Anderson points out that even in modern times, those cultures actively participating on a wide scale in radical body art (e.g., self-mutilation) tend to be developmentally stagnant and isolated from the industrialized world.6 Anderson says that those peoples who have intentionally bridged the gap between ancient and modern customs and rituals often experience a certain “acculturation” on the economic, social, cultural, and artistic levels, largely emptying body art of its former religious, educational and aesthetic content.7

Thus, in appealing to the historical evidence, modern supporters of radical body art (e.g., piercing and tattoos) must either admit the religious and antiquated nature of their practice, or they must confirm it as an essentially arbitrary appropriation of external expression that is largely foreign to modern society.

“The Church Has No Business Telling Me What I Can Do With My Own Body!”

A second common argument employed by proponents of the body art movement is that the Church should mind its own business and stop telling people what they can do with their own bodies and in the privacy of their own bedrooms, etc. This attitude, in addition to exhibiting a profound ignorance of the role of the Church in our life, is a kind of self-righteous, defiant demand for an “autonomy,” which is misunderstood to be mere freedom from coercion, rather than authentic freedom to choose objective truth and do what is good.8  see Freedom for Excellence.

Particularly in America, this argument, at least at first glance, seems justifiable given the intense popular aversion to authority and the general hostility that reigns toward the notion of there being an “absolute, objective truth” by which everyone is obligated to live. Ironically, it’s precisely because of this insistence on supremacy of personal authority and moral relativism that the Church must tirelessly remind all people to realize the efficacy of CHRIST as “the voice of the truth about good and evil,” as He is “the only one who can answer in the fullness of truth, in all situations, in the most varied of circumstances.”9  In the words of the Second Vatican Council, the Church “cannot cease from reproving . . . those harmful teachings and ways of acting which are in conflict with reason and with common human experience, and which cast man down from the noble state to which he is born (in Christ).”10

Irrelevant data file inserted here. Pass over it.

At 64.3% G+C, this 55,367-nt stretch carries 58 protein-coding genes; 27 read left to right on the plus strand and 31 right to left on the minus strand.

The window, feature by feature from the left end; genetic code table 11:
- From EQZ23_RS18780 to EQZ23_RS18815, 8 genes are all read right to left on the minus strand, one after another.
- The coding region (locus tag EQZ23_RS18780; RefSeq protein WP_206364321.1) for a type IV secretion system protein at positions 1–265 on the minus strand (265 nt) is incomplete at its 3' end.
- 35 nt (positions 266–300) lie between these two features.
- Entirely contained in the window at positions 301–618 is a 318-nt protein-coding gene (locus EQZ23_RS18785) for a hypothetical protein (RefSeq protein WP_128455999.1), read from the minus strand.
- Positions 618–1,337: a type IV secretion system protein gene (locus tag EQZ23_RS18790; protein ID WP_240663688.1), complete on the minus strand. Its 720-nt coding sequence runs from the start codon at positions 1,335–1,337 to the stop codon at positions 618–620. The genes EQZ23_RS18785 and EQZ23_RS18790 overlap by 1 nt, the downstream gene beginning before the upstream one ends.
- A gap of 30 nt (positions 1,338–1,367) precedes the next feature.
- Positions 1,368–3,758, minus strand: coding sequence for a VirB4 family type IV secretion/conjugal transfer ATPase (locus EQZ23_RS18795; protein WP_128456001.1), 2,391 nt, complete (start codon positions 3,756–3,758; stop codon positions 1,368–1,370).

When the Council Fathers recoil against all forms of mutilation per se, whether self-afflicted or imposed on others, it’s because such acts “violate the integrity of the human person” and “poison human society” through intentional violation of the moral law as given by the Creator and accessible through reason and Revelation.11 This supreme respect for bodily integrity must, in the case of personal adornment, be balanced against the honor given various forms of art as “distinctively human form of expression” which, “when inspired by truth and love of beings . . . bears a certain likeness to God’s activity in what he has created.” 12 One of the direct by-products of many — if not most — forms of modern body art is vanity: an inordinate self-love related to the sin of pride. This is one reason why the Church warns us against the incipient moral danger associated with extreme forms of body art.

“Do you not know that your body is a temple of the Holy Spirit within you, which you have from God?” -1 Corinthians 6:9-20

And there is another issue to consider. While a good intention cannot make an evil act good, bad intention can render a good or neutral act evil. When confronted with this self-evident principle, some people attempt to justify personal mutilation with various relativistic theories that distort morality, such as “proportionalism,” “physicalism,” and the so-called “fundamental option” theory.